Winningly delving into the arcane details of South Africa’s Cape Malay choir scene, rousing music docu “The Silver Fez” follows a classic David vs. Goliath struggle for the titular trophy, top prize of a famous annual competition. Helmer Lloyd Ross, a leading figure of the 1980s anti-apartheid rock underground, presents — with all the drama, suspense and human interest of a fictional feature — the rivalry between upstart challengers the Continentals, led by out-of-work house painter Abubakar Kaatjie Davids, and four-time champs the Starlites, owned and managed by wealthy businessman Mogamat Zain Hadji Bucks Benjamin. International broadcasters and fest programmers should take note.
The members of the all-male Cape Malay choirs are the Muslims of the impoverished Cape Flats neighborhoods who sing a repertoire as rich and varied as their bloodlines. Belonging to a choir offers pride and a shared goal to these men, who live in a place ridden with unemployment and crime. The choir is also a community that serves as an alternate family.
Rehearsing year-round, the choirs prepare for the March competition in which more than 50 ensembles are judged on overall appearance and precision marching as well as repertoire. Teams with the most money have a distinct advantage, able to recruit and pay professional musicians to swell their ranks and to buy the sharpest-looking uniforms.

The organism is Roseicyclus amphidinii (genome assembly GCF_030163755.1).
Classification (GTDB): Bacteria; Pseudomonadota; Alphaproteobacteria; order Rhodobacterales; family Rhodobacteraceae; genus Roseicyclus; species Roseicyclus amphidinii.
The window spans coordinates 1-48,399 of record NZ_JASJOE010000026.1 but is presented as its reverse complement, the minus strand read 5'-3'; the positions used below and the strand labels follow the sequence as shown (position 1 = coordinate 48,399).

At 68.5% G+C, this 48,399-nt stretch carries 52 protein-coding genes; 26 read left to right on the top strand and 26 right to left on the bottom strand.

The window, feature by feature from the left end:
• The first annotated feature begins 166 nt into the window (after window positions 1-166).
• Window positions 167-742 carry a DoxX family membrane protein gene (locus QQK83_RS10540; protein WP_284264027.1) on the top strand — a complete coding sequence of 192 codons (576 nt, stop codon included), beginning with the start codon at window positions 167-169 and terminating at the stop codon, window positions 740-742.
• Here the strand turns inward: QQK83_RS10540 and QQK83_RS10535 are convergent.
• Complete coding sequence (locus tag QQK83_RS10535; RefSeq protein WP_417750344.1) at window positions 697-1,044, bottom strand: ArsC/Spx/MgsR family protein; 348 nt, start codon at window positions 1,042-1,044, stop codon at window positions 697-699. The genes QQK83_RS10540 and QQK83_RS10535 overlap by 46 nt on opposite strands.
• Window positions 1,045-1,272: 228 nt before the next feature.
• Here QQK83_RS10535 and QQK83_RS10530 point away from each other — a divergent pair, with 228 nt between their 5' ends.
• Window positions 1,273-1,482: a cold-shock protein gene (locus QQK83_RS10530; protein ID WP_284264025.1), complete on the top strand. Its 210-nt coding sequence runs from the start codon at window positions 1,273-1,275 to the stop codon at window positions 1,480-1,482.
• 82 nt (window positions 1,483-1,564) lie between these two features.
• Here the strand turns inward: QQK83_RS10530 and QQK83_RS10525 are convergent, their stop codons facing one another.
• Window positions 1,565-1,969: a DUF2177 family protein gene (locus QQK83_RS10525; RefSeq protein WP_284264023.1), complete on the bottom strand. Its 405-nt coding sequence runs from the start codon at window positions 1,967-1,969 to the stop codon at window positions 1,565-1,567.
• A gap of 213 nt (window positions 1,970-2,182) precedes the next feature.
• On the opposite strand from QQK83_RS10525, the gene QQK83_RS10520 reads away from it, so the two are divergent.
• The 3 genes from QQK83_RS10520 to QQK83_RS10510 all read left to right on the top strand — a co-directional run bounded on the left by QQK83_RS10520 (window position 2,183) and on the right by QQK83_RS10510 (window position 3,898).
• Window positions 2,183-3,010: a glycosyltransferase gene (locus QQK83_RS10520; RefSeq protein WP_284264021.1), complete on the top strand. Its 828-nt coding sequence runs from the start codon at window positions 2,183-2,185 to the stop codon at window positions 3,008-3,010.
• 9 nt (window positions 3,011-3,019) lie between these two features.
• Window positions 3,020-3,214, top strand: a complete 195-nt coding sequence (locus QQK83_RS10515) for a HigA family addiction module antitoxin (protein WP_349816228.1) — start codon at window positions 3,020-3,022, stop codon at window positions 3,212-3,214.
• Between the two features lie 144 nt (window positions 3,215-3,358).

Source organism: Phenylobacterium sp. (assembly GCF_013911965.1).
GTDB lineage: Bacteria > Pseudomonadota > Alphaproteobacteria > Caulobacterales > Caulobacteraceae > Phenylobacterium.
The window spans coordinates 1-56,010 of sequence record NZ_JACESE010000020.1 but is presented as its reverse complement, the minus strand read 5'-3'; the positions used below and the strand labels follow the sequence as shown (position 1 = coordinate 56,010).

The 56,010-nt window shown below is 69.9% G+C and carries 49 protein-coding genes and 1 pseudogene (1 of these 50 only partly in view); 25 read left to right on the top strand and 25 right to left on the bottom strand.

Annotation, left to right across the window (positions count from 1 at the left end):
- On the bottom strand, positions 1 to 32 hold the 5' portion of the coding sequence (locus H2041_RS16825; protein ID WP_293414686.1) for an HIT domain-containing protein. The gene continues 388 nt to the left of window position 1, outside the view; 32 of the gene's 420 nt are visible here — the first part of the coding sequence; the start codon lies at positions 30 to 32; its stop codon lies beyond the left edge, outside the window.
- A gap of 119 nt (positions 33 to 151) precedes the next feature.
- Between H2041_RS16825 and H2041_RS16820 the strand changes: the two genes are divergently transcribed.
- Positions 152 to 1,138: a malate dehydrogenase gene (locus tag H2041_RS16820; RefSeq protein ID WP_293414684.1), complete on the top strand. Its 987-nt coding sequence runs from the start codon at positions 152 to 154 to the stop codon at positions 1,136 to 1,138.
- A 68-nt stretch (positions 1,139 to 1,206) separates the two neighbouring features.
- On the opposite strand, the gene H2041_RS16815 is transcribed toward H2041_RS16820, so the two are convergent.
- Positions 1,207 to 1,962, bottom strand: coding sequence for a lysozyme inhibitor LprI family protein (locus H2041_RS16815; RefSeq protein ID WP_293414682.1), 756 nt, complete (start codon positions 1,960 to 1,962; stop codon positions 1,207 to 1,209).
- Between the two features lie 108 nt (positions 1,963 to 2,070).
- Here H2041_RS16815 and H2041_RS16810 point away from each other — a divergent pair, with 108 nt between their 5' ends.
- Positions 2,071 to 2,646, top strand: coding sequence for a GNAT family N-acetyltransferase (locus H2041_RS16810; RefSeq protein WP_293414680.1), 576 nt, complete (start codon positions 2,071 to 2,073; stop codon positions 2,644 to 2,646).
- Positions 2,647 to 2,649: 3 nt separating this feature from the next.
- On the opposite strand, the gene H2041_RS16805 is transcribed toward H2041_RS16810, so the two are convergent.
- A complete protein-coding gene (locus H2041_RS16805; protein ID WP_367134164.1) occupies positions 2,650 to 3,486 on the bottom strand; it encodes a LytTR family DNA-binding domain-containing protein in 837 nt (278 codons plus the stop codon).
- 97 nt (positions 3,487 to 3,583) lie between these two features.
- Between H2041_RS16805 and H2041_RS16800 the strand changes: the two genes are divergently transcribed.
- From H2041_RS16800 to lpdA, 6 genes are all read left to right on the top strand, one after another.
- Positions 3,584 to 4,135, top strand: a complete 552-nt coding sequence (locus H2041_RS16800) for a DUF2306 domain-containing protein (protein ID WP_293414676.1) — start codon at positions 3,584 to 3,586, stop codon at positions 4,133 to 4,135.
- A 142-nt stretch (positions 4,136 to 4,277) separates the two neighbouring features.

Banjo-playing Kaatjie used to be under contract to Hadji Bucks, but put out by Bucks’ attempt to limit where he could play, Kaatjie decides to start his own competitive choir. When Bucks uses his limitless resources to persuade Kaatjie’s best friend to switch ensembles, the rivalry between the choirs becomes as much about revenge as it is about music.
Even as things get heated, multihyphenate Ross keeps music front and center in the docu. He features numerous rehearsals, as well as explanations from the musicians regarding unique aspects of the repertoire, such as the comic songs and the melancholy Nederlandse liederen, aka Dutch songs, that blend Arabic quarter-notes with Western instrumental melodies.
With seemingly unlimited access to his charismatic subjects, Ross plays fair and does not stack the deck against Hadji Bucks, whose win-at-all-costs philosophy is contrasted with the scrappy players gathered around Kaatjie for the love of the sport. Nor does Ross ignore the distaff side, incorporating often-wistful commentary from the wives and mothers of the musicians.
Made with little money but plenty of heart, the HD-lensed pic boasts lively, mobile camerawork and quality sound. With the subjects speaking a blend of English and Afrikaans (sometimes within the same sentence), the pic would benefit from subtitling throughout.